One thing to note going into Alphabet Squadron, there’s a lot of exposition. It’s a very dense book. No complaint from me but don’t be surprised if you find yourself flipping back-and-forth between pages to ensure you didn’t miss a character introduction or interaction. It’s hard to explain that while Alphabet Squadron moves very fast in terms of the events it depicts, the slower moments of the book are filled with names, technical terms, and designations. To Star Wars fans who want to speed read this: don’t. Enjoy Freed’s meticulous writing and don’t be afraid to flip back a few pages to make sure you caught something. The trajectory of this story keeps it moving forward and there’s very little backtracking to the established relationships and interactions formed throughout the narrative. That being said, this novel can be a Wikipedia page if you want it to, but don’t forget it’s a story.
Quell’s new therapist answers to a New Republic officer named Caern Adan. Adan has some serious Draven (Rogue One general who tasked Cassian Andor with assassinating Galen Erso) vibes. Adan served the Rebel Alliance in intelligence and has transitioned to whatever the New Republic form of it will be. Considering his service to the Rebellion during one of the darkest times in the galaxy, it’s no doubt Adan has seen his fair share of atrocities committed by the Empire. He has little sympathy for defectors and makes no effort to hide his disdain for Quell. His interest in her is solely related to her time flying with Shadow Wing. The elite, Imperial squadron has been raising hell since the execution of Operation Cinder. The hyperlane infrastructure of the galaxy is in chaos and Shadow Wing have been raising hell to continue its disruption. Adan thinks Quell might have some insight into how to best deal with Shadow Wing, since she’s familiar with their commanding officer and was once a part of the 204th Imperial Fighter Wing. Adan is also not without his uncertainties. He’s realizing the way the Rebel Alliance functioned in its struggles against the Empire would have to adapt if as it established the New Republic. Stability is the new goal for those who won the victory over the Empire and through their eyes it appears equally as daunting to achieve. The dynamic between Quell and Adan certainly conjures Jyn and Draven’s implied mistrust coupled with the necessity of needing to find an equilibrium of their convoluted perceptions. Throughout Alphabet Squadron Adan seems to regard Quell as disposable and wouldn’t mind if she spent the rest of her life in the purgatory of Traitor’s Remorse. Their first mission together is to establish a task force of their own to deal with Shadow Wing.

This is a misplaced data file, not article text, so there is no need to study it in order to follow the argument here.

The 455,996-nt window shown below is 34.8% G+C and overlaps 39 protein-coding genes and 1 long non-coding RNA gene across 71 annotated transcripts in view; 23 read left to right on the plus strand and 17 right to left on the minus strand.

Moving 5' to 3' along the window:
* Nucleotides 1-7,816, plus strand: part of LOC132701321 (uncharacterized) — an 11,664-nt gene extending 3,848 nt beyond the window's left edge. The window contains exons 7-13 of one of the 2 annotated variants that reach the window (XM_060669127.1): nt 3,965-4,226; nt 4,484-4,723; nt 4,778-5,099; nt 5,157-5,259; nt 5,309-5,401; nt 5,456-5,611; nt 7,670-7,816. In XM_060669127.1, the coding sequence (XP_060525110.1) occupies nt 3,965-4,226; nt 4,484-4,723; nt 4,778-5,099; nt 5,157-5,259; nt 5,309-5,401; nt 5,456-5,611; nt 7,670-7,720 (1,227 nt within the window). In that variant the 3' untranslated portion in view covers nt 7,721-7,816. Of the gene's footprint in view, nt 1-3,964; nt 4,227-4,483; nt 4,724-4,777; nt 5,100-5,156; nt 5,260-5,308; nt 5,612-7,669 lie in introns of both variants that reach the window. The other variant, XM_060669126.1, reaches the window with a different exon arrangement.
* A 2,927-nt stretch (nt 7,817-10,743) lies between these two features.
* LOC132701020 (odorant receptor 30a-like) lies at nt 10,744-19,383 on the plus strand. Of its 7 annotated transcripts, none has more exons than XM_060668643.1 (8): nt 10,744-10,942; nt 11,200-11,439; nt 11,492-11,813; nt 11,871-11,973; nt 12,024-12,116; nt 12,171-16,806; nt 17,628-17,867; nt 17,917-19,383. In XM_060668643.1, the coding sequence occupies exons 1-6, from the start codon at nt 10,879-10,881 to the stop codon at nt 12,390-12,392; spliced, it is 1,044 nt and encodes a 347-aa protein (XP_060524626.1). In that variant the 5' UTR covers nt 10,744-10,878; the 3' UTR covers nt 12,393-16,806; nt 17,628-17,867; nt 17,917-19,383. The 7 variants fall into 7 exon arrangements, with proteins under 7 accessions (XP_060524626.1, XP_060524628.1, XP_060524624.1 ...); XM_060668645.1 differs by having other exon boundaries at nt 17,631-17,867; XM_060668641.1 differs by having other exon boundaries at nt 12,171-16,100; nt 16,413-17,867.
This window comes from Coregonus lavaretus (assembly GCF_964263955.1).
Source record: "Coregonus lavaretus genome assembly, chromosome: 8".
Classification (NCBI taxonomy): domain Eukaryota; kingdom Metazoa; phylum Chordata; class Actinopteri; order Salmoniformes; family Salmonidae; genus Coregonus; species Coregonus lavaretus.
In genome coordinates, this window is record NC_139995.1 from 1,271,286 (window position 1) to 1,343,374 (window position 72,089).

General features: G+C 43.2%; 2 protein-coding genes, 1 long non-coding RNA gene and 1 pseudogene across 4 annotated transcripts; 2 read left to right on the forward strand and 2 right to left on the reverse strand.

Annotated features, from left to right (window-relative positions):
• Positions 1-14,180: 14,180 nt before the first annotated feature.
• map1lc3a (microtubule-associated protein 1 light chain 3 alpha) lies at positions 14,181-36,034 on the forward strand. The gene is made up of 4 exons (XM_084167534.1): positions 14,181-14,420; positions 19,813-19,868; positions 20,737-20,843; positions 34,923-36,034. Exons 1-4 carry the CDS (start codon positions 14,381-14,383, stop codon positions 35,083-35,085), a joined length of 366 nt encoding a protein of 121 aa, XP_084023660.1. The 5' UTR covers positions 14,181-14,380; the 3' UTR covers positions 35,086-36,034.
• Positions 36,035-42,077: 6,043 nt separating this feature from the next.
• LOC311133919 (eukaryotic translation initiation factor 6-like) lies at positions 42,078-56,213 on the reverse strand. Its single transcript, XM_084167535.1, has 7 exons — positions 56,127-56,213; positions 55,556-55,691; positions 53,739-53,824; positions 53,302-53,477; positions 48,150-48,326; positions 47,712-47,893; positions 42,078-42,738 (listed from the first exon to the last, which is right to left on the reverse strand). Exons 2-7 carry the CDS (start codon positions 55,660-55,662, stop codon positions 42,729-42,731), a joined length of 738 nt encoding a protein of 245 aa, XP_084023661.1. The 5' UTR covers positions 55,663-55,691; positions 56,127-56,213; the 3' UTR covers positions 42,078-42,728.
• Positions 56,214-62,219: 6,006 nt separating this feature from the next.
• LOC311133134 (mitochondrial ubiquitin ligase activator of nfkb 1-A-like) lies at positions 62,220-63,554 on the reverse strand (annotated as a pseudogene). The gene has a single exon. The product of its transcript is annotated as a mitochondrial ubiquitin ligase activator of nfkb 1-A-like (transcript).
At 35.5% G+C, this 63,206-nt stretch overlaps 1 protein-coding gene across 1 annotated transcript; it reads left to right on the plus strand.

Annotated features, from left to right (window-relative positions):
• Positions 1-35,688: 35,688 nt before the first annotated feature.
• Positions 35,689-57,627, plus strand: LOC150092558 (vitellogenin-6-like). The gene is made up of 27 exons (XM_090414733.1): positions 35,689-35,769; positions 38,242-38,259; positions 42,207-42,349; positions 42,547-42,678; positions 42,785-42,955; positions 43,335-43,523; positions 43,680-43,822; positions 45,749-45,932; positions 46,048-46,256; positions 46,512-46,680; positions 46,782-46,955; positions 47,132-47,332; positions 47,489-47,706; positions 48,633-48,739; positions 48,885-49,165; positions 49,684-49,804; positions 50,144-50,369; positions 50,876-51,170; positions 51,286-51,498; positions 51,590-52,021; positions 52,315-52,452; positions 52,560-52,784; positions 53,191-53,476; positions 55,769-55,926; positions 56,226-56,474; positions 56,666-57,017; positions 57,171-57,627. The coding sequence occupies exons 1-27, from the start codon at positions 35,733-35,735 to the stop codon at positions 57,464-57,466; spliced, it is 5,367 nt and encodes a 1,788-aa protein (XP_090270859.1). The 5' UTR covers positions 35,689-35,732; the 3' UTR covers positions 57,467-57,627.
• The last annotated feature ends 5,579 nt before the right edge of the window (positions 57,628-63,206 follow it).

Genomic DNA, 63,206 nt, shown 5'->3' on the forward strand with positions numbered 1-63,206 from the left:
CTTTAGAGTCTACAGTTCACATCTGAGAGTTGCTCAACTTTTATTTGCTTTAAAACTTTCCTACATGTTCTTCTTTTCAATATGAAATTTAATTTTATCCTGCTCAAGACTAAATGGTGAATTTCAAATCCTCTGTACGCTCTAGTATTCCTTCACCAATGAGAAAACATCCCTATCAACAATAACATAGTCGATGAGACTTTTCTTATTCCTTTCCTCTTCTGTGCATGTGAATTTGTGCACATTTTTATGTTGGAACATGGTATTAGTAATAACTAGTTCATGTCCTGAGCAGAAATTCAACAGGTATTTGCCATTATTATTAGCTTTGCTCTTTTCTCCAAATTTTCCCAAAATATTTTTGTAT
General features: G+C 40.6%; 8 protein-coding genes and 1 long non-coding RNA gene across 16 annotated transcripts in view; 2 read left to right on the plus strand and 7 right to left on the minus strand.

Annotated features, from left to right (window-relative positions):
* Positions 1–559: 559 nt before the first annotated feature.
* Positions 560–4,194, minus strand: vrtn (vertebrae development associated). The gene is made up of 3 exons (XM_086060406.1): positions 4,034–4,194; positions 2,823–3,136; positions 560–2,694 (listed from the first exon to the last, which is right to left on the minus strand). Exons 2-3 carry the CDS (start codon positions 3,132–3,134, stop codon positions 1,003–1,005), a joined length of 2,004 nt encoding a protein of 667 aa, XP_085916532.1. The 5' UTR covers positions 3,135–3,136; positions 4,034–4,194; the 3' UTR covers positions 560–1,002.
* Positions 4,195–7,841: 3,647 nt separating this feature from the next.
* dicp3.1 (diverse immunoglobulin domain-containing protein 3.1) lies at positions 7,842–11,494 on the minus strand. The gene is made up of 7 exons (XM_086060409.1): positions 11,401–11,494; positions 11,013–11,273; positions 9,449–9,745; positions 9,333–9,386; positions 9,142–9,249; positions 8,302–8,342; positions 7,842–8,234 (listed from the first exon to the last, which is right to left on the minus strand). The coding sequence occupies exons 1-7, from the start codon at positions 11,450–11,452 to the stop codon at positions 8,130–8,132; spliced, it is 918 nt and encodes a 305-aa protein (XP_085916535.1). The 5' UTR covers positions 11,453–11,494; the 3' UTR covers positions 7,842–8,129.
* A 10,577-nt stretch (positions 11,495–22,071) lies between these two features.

A strength of Alphabet Squadron is Freed’s unapologetic approach to giving each member of the squadron their own story before bringing them together. There’s nothing neat and nice about the way Alphabet Squadron as a force in the New Republic is ultimately realized. Quell has her own issues of adapting to a form of command that’s not an Imperial handbook while also trying to earn the trust of four pilots from very diverse walks of life in a galaxy far, far away. They all have a shared trauma of fighting viciously in a war without rules or conventions. A very interesting quality the pilots do share is knowing the galaxy needs to heal, and as military officers, they must do better. There’s a great deal of unlearning both rigid Imperial ways and the unorthodox tactics the Rebel Alliance was forced to use.
The first member Quell and Adan recruit is Nath Tensent. Nath shares the Imperial background with Quell and he also used the skills and resources given to him by the mighty force to his own devices. He used them to participate in criminal activities, known to span eight different systems in the Outer Rim. Basically, the corrupt Imperial official people like Jabba or Han probably bribed to get where they needed to go. Nath joined the Rebellion before the destruction of the first Death Star, so he’s had a few years to adjust where Quell is still trying to figure out how she fits in this new command structure. The dynamic between Nath and Quell is not at all smooth. Nath is just coming back to the New Republic after losing all his officers to Shadow Wing. He wants revenge against Shadow Wing and is prepared to take it however he can, even against Quell, it if comes down to it. The casualties taken by Shadow Wing have affected Adan and he makes no bones about his desire for vengeance when expressing his inherent mistrust of Quell. Though Quell wasn’t one of the pilots responsible for his squad’s deaths, she takes the brunt of the blame for Shadow Wing’s sins. Quell frequently has to answer for Shadow Wing and the Empire. Tensent is reluctant to join at first but agrees to, bringing his Y-wing along with him. Nath Tensent definitely strikes me as an old soul of the group, similar to an older sibling or Han Solo without the charm. He’s seen a lot and brings that experience to Alphabet Squadron.